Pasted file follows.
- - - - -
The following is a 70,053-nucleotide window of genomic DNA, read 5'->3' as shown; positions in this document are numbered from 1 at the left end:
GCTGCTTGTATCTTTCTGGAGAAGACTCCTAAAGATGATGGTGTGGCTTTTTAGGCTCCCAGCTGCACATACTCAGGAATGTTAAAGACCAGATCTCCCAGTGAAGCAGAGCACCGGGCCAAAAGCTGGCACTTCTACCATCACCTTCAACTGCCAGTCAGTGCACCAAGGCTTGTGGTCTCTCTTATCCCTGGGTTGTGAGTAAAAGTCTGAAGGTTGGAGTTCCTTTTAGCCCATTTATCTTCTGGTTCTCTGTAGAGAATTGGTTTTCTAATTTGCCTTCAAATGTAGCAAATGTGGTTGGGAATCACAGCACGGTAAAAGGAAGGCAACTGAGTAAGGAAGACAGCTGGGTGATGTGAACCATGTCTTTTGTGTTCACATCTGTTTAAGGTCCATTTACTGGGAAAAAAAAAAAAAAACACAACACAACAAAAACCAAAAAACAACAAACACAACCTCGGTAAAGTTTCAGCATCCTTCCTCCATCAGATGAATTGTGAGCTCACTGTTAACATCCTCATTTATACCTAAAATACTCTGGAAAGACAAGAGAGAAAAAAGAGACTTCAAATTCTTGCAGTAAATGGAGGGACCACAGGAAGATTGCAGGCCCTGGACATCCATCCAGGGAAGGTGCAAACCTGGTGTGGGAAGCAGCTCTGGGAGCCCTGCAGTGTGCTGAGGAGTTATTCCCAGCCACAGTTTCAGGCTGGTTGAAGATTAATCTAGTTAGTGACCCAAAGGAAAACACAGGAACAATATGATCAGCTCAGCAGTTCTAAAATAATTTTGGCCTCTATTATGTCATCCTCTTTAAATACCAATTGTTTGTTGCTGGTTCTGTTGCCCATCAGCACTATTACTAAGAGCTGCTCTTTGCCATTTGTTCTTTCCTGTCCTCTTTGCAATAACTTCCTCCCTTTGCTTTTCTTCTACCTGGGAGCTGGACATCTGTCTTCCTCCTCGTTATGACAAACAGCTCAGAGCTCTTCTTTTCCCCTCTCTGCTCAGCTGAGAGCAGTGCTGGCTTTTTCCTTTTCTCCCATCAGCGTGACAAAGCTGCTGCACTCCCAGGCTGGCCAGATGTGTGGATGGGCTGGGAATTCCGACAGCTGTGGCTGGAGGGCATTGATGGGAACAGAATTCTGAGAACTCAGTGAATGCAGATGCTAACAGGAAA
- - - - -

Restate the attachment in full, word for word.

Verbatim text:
The following is a 70,053-nucleotide window of genomic DNA, read 5'->3' as shown; positions in this document are numbered from 1 at the left end:
GCTGCTTGTATCTTTCTGGAGAAGACTCCTAAAGATGATGGTGTGGCTTTTTAGGCTCCCAGCTGCACATACTCAGGAATGTTAAAGACCAGATCTCCCAGTGAAGCAGAGCACCGGGCCAAAAGCTGGCACTTCTACCATCACCTTCAACTGCCAGTCAGTGCACCAAGGCTTGTGGTCTCTCTTATCCCTGGGTTGTGAGTAAAAGTCTGAAGGTTGGAGTTCCTTTTAGCCCATTTATCTTCTGGTTCTCTGTAGAGAATTGGTTTTCTAATTTGCCTTCAAATGTAGCAAATGTGGTTGGGAATCACAGCACGGTAAAAGGAAGGCAACTGAGTAAGGAAGACAGCTGGGTGATGTGAACCATGTCTTTTGTGTTCACATCTGTTTAAGGTCCATTTACTGGGAAAAAAAAAAAAAAACACAACACAACAAAAACCAAAAAACAACAAACACAACCTCGGTAAAGTTTCAGCATCCTTCCTCCATCAGATGAATTGTGAGCTCACTGTTAACATCCTCATTTATACCTAAAATACTCTGGAAAGACAAGAGAGAAAAAAGAGACTTCAAATTCTTGCAGTAAATGGAGGGACCACAGGAAGATTGCAGGCCCTGGACATCCATCCAGGGAAGGTGCAAACCTGGTGTGGGAAGCAGCTCTGGGAGCCCTGCAGTGTGCTGAGGAGTTATTCCCAGCCACAGTTTCAGGCTGGTTGAAGATTAATCTAGTTAGTGACCCAAAGGAAAACACAGGAACAATATGATCAGCTCAGCAGTTCTAAAATAATTTTGGCCTCTATTATGTCATCCTCTTTAAATACCAATTGTTTGTTGCTGGTTCTGTTGCCCATCAGCACTATTACTAAGAGCTGCTCTTTGCCATTTGTTCTTTCCTGTCCTCTTTGCAATAACTTCCTCCCTTTGCTTTTCTTCTACCTGGGAGCTGGACATCTGTCTTCCTCCTCGTTATGACAAACAGCTCAGAGCTCTTCTTTTCCCCTCTCTGCTCAGCTGAGAGCAGTGCTGGCTTTTTCCTTTTCTCCCATCAGCGTGACAAAGCTGCTGCACTCCCAGGCTGGCCAGATGTGTGGATGGGCTGGGAATTCCGACAGCTGTGGCTGGAGGGCATTGATGGGAACAGAATTCTGAGAACTCAGTGAATGCAGATGCTAACAGGAAA